Health Zone

Generalised Anixety Disorder

Generalised Anxiety Disorder

There are some situations for most people where they feel anxious. It might be going for a driving test, sitting an exam, giving a presentation, or going for a job interview. Anxiety in these situations is normal, and can actually help a person feel alert and focused on the task. For people with generalised anxiety disorder (GAD) however, they feel worried and anxious on most days, not just at specific times during high stress situations.

Signs & symptoms


For a person with GAD they experience excessive anxiety and worry on most days for at least 6 months. The focus of this worry can vary around a number of aspects of daily life, such as work, study, family, health, finances and fearing the worst will happen. This worry is difficult to control and occur without a particular reason and can impact upon a person’s social life, work or study. To be diagnosed with GAD, using the DSM-5 (2013), a person also has to have three or more of following symptoms, for most days, for at least six months:

  • Feelings of restlessness, agitation, or on edge
  • Tire easily
  • Finding it difficult to concentrate or experiencing mind going blank
  • Irritability
  • Tense muscles
  • Difficulty getting or staying asleep, or having restless sleep and waking tired



Around 0.9% of adolescents and 2.9% of adults will experience GAD in a 12 month period. Females are twice as likely as males to develop GAD. The prevalence of GAD spikes at middle age and then reduces in later life.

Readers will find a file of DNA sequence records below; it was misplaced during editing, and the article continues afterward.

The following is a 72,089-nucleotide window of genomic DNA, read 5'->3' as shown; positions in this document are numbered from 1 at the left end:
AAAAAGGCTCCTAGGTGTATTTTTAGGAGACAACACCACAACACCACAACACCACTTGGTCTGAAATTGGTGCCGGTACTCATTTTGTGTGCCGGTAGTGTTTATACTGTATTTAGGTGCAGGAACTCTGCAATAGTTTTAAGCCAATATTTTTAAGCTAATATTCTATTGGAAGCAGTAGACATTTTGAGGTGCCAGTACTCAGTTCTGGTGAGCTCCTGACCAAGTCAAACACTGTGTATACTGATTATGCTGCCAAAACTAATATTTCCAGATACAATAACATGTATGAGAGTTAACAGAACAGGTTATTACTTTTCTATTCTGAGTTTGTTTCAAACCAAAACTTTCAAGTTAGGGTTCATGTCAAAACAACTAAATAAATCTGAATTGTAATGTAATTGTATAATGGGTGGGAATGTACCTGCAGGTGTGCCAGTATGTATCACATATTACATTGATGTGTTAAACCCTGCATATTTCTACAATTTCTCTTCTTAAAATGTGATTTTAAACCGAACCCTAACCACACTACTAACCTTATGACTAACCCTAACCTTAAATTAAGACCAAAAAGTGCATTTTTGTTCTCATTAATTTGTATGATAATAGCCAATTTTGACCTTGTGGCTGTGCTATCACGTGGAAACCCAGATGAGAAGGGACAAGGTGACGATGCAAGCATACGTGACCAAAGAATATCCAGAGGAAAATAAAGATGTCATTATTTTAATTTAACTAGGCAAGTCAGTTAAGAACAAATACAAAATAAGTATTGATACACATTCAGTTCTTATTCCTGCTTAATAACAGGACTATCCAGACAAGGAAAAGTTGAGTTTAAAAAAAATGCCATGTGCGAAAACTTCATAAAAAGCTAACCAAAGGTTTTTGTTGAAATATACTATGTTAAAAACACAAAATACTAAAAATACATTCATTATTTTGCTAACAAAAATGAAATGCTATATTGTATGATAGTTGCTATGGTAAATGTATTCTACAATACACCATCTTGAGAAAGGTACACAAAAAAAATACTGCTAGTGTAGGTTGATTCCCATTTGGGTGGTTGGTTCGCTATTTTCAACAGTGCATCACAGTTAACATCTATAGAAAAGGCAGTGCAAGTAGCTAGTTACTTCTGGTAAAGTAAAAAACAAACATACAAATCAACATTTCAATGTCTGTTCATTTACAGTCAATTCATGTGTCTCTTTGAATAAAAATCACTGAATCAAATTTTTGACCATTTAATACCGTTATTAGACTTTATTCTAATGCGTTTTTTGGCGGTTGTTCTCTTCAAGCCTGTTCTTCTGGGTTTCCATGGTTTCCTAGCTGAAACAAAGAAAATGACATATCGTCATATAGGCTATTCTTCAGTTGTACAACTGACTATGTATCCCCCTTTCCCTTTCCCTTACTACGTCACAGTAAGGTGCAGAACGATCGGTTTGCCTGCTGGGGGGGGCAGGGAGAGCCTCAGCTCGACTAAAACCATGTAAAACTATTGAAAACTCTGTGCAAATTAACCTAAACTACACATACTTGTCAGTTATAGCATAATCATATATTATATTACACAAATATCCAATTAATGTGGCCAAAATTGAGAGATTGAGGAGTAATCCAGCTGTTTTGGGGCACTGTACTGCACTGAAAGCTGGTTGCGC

Main treatments


  • Psychological approaches have been found to be effective in treating GAD. In particular Cognitive Behavioural Therapy (CBT) is used, which addresses issues around worrying thoughts and puts in place some behavioural strategies such as relaxation techniques to reduce tension and level of anxiety. CBT challenges the worry thoughts, or develops strategies of letting them go, or to stop them from dominating ones thoughts. Using exposure therapy, if avoidance of situations occurs, this involves gradually confronting the situation or place that is being avoided. Psycho-education, which provides information about anxiety and gives an understanding as to why a person feels the physical symptoms caused by high anxiety, is also provided.
  • If symptoms are very severe medication may also be used. Some types of antidepressants are also useful in treating anxiety. This type of medication is preferred over the short acting and addictive drugs such as benzodiazepines.